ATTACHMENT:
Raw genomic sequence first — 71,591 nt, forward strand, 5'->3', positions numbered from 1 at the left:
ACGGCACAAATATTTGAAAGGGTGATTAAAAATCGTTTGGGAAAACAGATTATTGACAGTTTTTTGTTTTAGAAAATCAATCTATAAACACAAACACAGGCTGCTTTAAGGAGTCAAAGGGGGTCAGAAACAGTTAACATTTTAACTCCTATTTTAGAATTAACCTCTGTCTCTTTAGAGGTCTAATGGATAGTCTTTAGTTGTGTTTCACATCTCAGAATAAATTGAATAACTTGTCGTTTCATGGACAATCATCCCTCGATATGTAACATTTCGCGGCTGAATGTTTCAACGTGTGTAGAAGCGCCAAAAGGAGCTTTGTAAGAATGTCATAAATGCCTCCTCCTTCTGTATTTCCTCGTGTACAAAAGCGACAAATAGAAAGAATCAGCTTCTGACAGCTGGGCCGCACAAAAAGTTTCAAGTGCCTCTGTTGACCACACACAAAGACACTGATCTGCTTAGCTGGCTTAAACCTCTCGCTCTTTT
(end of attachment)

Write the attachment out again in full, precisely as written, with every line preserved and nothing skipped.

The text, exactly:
Raw genomic sequence first — 71,591 nt, forward strand, 5'->3', positions numbered from 1 at the left:
ACGGCACAAATATTTGAAAGGGTGATTAAAAATCGTTTGGGAAAACAGATTATTGACAGTTTTTTGTTTTAGAAAATCAATCTATAAACACAAACACAGGCTGCTTTAAGGAGTCAAAGGGGGTCAGAAACAGTTAACATTTTAACTCCTATTTTAGAATTAACCTCTGTCTCTTTAGAGGTCTAATGGATAGTCTTTAGTTGTGTTTCACATCTCAGAATAAATTGAATAACTTGTCGTTTCATGGACAATCATCCCTCGATATGTAACATTTCGCGGCTGAATGTTTCAACGTGTGTAGAAGCGCCAAAAGGAGCTTTGTAAGAATGTCATAAATGCCTCCTCCTTCTGTATTTCCTCGTGTACAAAAGCGACAAATAGAAAGAATCAGCTTCTGACAGCTGGGCCGCACAAAAAGTTTCAAGTGCCTCTGTTGACCACACACAAAGACACTGATCTGCTTAGCTGGCTTAAACCTCTCGCTCTTTT